SpaceShipTwo's powered test flights are expected to begin before the end of the year. Spaceport America is preparing for the spaceship's first commercial flight in December 2013.

© 2012 Discovery Channel

Photos: The making of SpaceShipTwo

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  1. Birds of a feather...

    SpaceShipTwo in full feather wing mode on a rapid descent from its drop altitude of 51,500 feet over Mojave,Calif., on Wednesday May 4, 2011. The feathered wing is at its full 65 degree angle and remained at this angle for 1 minute and 15 seconds. The craft descended in this configuration at a near vertical angle at a rate of 15,500 feet per minute. The craft was reconfigured to normal glide mode at 33,500 feet. All objectives of the flight were met. The flight duration of SpaceShipTwo following release was approximatel 11 minutes and 5 seconds. This photograph was taken with high powered telescopes from the ground. (Mark Greenberg / Virgin Galactic) Back to slideshow navigation
  2. Golden Gate ... to space?

    A new Virgin America A320 jet, aptly named "My Other Ride Is a Spaceship," flies in tandem with the SpaceShipTwo rocket plane and its mothership over the Golden Gate Bridge on April 6. The aircraft landed at San Francisco International Airport, becoming the first planes to arrive at the new $388 million, 640,000-square-foot Terminal 2. SpaceShipTwo is expected to begin rocket-powered suborbital test flights sometime in the next year - not from San Francisco, but from the Mojave Air and Space Port near Los Angeles. (Mark Greenberg / Virgin America) Back to slideshow navigation
  3. Ready for testing

    Onlookers inspect the back end of the mated WhiteKnightTwo and SpaceShipTwo planes at the Mojave Air and Space Port during the rocket plane's Dec. 7 unveiling. The eight-person SpaceShipTwo, which was christened the VSS Enterprise, is the first of a series of space planes due to start commercial service in the 2011-2012 time frame. Tests of the rocket plane were to begin within days of the unveiling. (David McNew / Getty Images) Back to slideshow navigation
  4. Spaceship's debut

    Illuminated by colored lights, the SpaceShipTwo rocket plane is attached to its WhiteKnightTwo mothership during its rollout on Dec. 7 at the Mojave Air and Space Port in California. (Anrew Gombert / EPA) Back to slideshow navigation
  5. Welcome aboard

    Virgin Galactic founder Richard Branson prepares for flight inside the mothership Eve's cockpit at the EAA AirVenture air show in Wisconsin on July 27, 2009. The airplane's pilot, Pete Siebold, and Scaled Composites engineer Bob Morgan help with the preparations. (Mark Greenberg / Virgin Galactic) Back to slideshow navigation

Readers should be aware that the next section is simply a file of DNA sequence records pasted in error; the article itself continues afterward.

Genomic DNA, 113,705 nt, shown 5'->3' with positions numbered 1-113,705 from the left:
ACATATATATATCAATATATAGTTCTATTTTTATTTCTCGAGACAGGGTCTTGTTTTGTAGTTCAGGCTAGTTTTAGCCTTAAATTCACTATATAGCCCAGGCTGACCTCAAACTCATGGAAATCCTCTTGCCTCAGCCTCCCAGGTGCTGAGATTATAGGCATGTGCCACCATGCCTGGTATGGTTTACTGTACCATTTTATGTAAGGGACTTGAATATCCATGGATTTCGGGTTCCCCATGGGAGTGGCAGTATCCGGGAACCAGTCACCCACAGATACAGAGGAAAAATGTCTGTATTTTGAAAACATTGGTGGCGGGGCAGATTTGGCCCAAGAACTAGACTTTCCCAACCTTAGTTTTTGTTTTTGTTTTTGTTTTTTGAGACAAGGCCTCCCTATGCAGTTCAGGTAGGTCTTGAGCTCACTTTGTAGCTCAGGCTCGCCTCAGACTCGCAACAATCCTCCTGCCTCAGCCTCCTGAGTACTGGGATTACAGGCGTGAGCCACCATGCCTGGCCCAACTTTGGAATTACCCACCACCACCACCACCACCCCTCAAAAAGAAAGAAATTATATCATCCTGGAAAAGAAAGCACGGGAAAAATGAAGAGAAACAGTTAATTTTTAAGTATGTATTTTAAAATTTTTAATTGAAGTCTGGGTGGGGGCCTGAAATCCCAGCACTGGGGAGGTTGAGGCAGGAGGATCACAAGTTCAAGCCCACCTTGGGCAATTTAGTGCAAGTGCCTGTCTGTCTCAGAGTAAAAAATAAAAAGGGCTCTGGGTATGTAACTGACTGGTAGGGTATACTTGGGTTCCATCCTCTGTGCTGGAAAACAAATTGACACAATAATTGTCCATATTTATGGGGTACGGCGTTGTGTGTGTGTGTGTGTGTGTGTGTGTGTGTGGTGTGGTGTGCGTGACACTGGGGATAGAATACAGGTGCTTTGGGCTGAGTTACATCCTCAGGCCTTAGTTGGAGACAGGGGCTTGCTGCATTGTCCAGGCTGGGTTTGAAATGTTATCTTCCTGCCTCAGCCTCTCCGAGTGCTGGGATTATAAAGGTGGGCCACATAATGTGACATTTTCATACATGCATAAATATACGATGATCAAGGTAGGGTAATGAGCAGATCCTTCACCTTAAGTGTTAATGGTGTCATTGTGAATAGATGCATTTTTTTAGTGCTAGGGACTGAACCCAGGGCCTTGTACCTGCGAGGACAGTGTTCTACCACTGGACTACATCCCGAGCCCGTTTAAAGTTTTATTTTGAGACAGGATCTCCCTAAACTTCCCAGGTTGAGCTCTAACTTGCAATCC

6. First step to space

    The WhiteKnightTwo carrier plane known as Eve flies over mountains during a test flight from its home base at California's Mojave Air and Space Port. Eve is to serve as the mothership for Virgin Galactic's SpaceShipTwo rocket plane. SpaceShipTwo's test flights are due to begin in 2010. (Robert Scherer) Back to slideshow navigation
  7. Riding the wave

    Virgin Group employees sit in the cabin of a prototype Virgin Galactic SpaceShipTwo spacecraft at London's Science Museum in February 2007. SpaceShipTwo is designed to carry six passengers and two pilots to the edge of outer space for a few minutes of weightlessness and an out-of-this-world view. The fare is $200,000 per passenger. (Daniel Berehulak / Getty Images) Back to slideshow navigation
  8. A ride for the boss

    Virgin Galactic's billionaire founder, Richard Branson, flashes a grin as he stands in front on VMS Eve, the WhiteKnightTwo airplane that will eventually carry SpaceShipTwo to its air launch. Branson took his first flight on Eve in July 2009 at the EAA AirVenture air show in Oshkosh, Wis. The plane is named after Branson's mother, who inspired the painting on the fuselage. (Mark Greenberg / Virgin Galactic) Back to slideshow navigation
  9. Window seats

    Windows dot the interior of the SpaceShipTwo passenger cabin, as seen during an early stage of the rocket plane's construction. The design is aimed at making sure each of the six passengers has a view of the curving Earth and the black sky of space from a height of 62 miles (100 kilometers). (Virgin Galactic) Back to slideshow navigation
  10. Fire away!

    The full-scale rocket motor to be used in SpaceShipTwo is successfully test-fired on May 6, 2009, at the Northrop Grumman test facility in San Clemente, Calif. The hybrid rocket motor was built by Scaled Composites and SpaceDev. (Mark Greenberg / Virgin Galactic) Back to slideshow navigation
  11. The making of SpaceShipTwo

    Virgin Galactic's SpaceShipTwo rocket plane is the result of a years-long development effort, following up on the successful suborbital spaceflights of SpaceShipOne in 2004. In this photo, SpaceShipTwo's passenger cabin is being placed on the fuselage inside Scaled Composites' hangar in Mojave, Calif. (Virgin Galactic) Back to slideshow navigation